Read the previous review here.
This post contains spoilers for Supernatural.
Tying humor with grim notions of reality has always been one of Supernatural’s strong suits. One moment, one of the Winchesters is cracking a joke, the next, one of your favorite characters gets ganked. All of our boys made it out of “Tombstone” alive, but things definitely go sideways amidst the laughs and merriment over Castiel’s return.
Jack has spent most of his short existence hesitant. Because he doesn’t feel the same way humans do, he has to be in constant awareness of what emotions he does have. If he gets too mad, his powers explode. If he gets too eager and plays too rough, people can die. That eagerness comes to a head when Jack is trying to impress Cas, and someone does. Goodbye charming security guard, you were lovely while you lasted.
“Tombstone” is one of those episodes where the monster portion happens to be absolutely irrelevant to the story, but the Dodge City aspect gave them fun opportunities to play with. While they’re playing, Jack learned that trying to show off to your dad has consequences, and he takes those consequences to heart in a big way. He may not feel emotions the same way that humans do, but he cares about his weird-ass little family. Jack isn’t just concerned that he disappointed Cas and the Winchesters, he’s worried that he’ll hurt them too. Because of that, he chooses to run. A choice that will, no doubt, cause more harm than good in coming episodes. He’s just going through his Team Free Will initiation, honestly. Really, he has about five hundred more major screw ups before he catches up to any other individual on this show.
When “Tombstone” wasn’t heavy, it was hilarious. It’s nice to see Dean Winchester smiling again, and episodes where he fanboys are always the best. Watching him nerd out over cowboys while wearing a bolo tie and cowboy hat was a deep contrast to the Dean we’ve seen in the earlier episodes of season thirteen, and it was a welcome change. Pairing that with Castiel exasperatedly explaining Dean’s ridiculous idiosyncrasies to Jack creates that warm and familiar kind of humor that’s rare in Supernatural.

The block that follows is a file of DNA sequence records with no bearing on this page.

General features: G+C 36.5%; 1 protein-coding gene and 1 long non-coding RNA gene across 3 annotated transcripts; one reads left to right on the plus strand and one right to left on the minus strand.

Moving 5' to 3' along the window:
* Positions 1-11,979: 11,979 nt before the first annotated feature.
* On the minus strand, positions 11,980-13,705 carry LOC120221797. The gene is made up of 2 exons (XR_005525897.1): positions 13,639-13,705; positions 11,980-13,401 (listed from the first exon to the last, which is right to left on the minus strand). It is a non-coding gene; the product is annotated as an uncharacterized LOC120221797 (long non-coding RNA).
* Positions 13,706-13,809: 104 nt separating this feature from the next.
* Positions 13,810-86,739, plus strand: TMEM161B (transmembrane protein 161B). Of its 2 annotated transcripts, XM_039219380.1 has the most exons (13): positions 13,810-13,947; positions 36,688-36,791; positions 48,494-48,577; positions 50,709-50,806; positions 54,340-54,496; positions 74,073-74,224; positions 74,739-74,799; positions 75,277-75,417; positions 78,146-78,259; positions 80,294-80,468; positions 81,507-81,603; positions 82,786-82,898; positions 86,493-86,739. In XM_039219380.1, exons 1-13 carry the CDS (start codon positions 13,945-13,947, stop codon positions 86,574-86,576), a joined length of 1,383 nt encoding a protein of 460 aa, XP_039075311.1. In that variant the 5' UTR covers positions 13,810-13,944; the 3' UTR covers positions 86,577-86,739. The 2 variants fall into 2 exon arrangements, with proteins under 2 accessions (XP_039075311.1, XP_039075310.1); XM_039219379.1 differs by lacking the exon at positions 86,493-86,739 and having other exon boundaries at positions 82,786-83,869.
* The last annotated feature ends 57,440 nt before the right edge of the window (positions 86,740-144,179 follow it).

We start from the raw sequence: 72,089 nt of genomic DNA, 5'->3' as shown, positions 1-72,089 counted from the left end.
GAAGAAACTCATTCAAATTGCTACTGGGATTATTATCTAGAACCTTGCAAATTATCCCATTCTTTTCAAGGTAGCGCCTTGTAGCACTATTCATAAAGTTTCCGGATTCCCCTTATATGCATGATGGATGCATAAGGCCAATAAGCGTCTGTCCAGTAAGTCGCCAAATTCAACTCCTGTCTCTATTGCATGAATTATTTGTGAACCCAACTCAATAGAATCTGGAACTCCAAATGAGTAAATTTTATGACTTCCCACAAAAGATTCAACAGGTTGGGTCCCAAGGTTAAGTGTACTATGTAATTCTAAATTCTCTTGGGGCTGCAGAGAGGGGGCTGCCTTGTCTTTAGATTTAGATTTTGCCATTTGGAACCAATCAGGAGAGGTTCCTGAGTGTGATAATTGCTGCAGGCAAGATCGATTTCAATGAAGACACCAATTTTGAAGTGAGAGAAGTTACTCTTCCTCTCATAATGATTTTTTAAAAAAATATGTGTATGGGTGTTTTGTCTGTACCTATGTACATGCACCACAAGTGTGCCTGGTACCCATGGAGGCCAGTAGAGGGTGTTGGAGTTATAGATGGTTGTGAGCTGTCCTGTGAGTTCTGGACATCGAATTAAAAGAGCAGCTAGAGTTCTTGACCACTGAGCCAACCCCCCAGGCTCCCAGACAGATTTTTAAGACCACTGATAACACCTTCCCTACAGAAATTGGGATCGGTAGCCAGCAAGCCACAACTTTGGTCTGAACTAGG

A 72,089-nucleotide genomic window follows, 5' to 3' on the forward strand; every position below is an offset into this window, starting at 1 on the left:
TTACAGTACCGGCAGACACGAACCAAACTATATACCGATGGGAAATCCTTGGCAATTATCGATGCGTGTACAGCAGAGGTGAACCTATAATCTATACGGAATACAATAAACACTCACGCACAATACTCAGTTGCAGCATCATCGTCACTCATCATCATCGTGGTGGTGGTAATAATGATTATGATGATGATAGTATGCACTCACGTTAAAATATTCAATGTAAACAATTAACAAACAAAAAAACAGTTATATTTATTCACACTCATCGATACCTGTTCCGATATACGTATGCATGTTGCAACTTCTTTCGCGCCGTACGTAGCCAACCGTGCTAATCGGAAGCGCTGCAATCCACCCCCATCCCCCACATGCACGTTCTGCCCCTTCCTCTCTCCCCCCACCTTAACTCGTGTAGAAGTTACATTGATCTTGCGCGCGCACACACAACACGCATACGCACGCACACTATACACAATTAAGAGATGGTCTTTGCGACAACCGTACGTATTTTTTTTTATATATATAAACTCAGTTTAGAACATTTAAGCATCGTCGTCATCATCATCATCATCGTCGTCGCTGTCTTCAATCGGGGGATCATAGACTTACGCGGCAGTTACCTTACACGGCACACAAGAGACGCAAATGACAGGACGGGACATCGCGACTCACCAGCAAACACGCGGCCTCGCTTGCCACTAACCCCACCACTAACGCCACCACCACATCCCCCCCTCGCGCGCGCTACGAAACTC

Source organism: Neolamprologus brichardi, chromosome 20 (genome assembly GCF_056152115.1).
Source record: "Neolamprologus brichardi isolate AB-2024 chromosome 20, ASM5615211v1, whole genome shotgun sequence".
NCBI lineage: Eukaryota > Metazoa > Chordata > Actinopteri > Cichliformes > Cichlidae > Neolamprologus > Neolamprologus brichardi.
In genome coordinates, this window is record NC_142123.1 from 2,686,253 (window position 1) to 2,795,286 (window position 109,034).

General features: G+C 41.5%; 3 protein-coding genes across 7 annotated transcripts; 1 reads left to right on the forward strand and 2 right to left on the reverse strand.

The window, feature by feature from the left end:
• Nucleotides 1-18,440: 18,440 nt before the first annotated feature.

Getting Cas back has returned at least a portion of Dean’s hope, and that hope seems to have given him the final push to accepting Jack. The eldest Winchester has moved past seeing the Nephilim as a monster and has started seeing parts of himself in the kid’s regret. When the time comes for Jack to run, Dean’s right there with Cas and Sam trying to convince him to do otherwise. That’s a quick turnaround time for the most stubborn man on Earth, but we’ll chalk it up to a really bad few days.
With Jack on the run, Team Free Will is going to have to find a way to protect him from the influences of both heaven and hell, while simultaneously taking on whatever monster of the week comes their way. Lucifer and Mary aren’t going to stay stuck in the Apocalypse world, either. Needless to say, the Winchesters are going to have their hands full in the coming weeks. If you had thoughts on the episode, you know what to do!